Over the last five years, optical technologies have gained attention in biodefense and antibiotic resistance applications. Because optical methods allow direct visualization of specific targets and provide a range of quantitative details, they're ideal for tracking pathogens. "These technologies provide very rich information" compared to other approaches, says Qingshan Wei, a researcher at North Carolina State University. "The combination of optical technologies and molecular tools that detect specific targets provides great value."
Two such systems are showing promise for clinical application. The U.S. Biomedical Advanced Research and Development Authority (BARDA) recently approved a $10.7 million contract extension for First Light Diagnostics (Chelmsford, MA) to develop its MultiPath Platform, which detects pathogens and biomarkers in 25 minutes and determines antibiotic susceptibility in 4 hours. The system's optical imaging platform has four fluorescent color channels that detect up to 64 targets and 15 antibiotics in a 16-well cartridge. The system captures an image from each well and color channel, and then counts and analyzes the target cells or molecules. In the case of anthrax, the platform detects infection in less than 30 minutes using a fingerstick blood sample.
To rapidly detect pathogens in the lungs, Proteus Interdisciplinary Research Collaboration (Proteus IRC), based in Edinburgh, Scotland, is developing optical technology to visualize bacteria and the inflammation it creates. In just 60 seconds, bacteria-specific fluorescent probes and fiber-based imaging help clinicians determine which antibiotic therapies to prescribe. Calling the technology a potential game-changer, CARB-X, the world's largest public-private partnership focused on antibacterial preclinical R&D, anticipates application in intensive care settings. The Proteus project received a $1.12 million grant to accelerate development from CARB-X, which is funded by BARDA, Wellcome Trust, the National Institute of Allergy and Infectious Diseases, the British government, and the Gates Foundation.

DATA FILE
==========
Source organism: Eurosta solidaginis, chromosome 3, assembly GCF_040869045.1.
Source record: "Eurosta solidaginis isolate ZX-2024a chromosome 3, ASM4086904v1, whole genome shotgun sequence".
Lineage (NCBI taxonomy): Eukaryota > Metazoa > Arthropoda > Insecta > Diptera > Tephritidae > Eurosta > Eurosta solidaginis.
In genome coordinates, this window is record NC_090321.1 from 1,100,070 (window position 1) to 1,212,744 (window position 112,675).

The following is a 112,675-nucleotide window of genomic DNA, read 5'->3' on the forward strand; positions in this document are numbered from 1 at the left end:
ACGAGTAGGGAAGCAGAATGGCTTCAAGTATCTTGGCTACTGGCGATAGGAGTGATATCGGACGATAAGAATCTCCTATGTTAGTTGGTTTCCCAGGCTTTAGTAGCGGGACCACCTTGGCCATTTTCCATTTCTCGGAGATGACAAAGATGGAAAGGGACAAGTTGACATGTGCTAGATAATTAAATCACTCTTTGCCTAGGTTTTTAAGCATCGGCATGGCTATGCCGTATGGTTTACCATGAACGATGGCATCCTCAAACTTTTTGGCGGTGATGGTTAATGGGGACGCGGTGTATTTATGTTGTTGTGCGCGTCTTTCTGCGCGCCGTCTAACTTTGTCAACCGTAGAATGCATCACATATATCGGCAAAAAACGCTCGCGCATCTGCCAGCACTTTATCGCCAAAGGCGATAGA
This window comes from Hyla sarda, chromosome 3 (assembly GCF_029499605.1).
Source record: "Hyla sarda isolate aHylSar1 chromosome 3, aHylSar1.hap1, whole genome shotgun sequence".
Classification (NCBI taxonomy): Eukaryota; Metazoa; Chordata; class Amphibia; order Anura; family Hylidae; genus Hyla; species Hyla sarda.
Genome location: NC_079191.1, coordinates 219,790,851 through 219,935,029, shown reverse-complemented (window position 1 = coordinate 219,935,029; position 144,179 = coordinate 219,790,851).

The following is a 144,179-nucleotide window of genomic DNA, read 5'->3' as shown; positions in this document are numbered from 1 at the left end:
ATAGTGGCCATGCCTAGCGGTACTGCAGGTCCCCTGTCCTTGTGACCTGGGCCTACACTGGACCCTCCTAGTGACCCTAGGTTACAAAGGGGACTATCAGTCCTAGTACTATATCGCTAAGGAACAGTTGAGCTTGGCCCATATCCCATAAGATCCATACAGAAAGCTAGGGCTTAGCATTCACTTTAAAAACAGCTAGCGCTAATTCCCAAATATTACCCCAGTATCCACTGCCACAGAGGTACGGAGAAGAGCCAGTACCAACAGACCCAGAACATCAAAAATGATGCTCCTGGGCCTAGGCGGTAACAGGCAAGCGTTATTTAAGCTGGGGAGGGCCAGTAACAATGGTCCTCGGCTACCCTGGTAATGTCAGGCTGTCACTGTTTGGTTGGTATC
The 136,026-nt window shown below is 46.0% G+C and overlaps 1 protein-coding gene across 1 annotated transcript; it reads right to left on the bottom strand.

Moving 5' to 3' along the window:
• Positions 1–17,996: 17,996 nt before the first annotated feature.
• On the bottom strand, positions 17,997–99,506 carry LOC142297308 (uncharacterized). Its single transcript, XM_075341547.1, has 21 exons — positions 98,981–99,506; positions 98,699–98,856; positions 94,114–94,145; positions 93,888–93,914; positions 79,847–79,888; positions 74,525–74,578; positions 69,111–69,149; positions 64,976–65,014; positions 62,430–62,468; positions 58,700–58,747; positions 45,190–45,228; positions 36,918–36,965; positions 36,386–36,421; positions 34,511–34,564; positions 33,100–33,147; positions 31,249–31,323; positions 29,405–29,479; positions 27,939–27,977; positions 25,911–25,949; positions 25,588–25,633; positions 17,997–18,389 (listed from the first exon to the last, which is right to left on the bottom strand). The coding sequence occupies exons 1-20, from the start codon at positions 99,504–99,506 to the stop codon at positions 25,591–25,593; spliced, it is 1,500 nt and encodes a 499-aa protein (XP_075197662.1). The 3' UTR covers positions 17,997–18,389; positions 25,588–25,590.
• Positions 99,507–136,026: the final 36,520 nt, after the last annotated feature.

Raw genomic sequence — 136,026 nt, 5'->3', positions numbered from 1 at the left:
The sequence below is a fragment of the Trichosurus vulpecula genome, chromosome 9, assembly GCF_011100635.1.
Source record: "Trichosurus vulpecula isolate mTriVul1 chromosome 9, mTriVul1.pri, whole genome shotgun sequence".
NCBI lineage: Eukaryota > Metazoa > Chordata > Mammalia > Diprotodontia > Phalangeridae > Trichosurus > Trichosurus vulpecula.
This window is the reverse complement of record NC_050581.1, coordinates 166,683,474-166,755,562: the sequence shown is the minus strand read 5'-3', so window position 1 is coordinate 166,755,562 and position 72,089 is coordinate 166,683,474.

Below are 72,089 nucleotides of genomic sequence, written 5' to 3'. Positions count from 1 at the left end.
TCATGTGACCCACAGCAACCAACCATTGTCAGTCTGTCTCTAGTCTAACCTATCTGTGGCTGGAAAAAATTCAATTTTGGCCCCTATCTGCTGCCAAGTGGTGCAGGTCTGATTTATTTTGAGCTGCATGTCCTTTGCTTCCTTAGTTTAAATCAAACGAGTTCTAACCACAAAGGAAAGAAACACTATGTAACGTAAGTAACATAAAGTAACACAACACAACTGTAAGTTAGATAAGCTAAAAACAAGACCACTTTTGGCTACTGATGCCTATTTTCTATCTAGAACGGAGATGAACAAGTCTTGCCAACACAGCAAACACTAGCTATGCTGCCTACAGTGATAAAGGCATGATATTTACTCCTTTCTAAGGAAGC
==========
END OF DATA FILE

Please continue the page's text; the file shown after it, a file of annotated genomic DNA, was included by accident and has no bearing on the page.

For threat detection in remote settings, consumer devices as smartphones can be quickly converted into sensitive, single-molecule detectors by adding optical sensors. But reliable field use requires overcoming several hurdles. NC State's Wei notes that laboratory results are often hard to replicate because of the complexity found in real-world situations. Creating portable systems sometimes means sacrificing resolution, particularly when low-cost light sources or battery power sources are used. Field systems also require more validation. "We need to make sure the systems are robust in different environments and will respond to a range of operator skill levels," he says.
Down the road, Wei predicts, plants bioengineered to emit a molecule in response to a biological threat can become active biodefense sensors. "The research direction is changing," says Wei. "But chemistry is the foundation for moving light technology forward."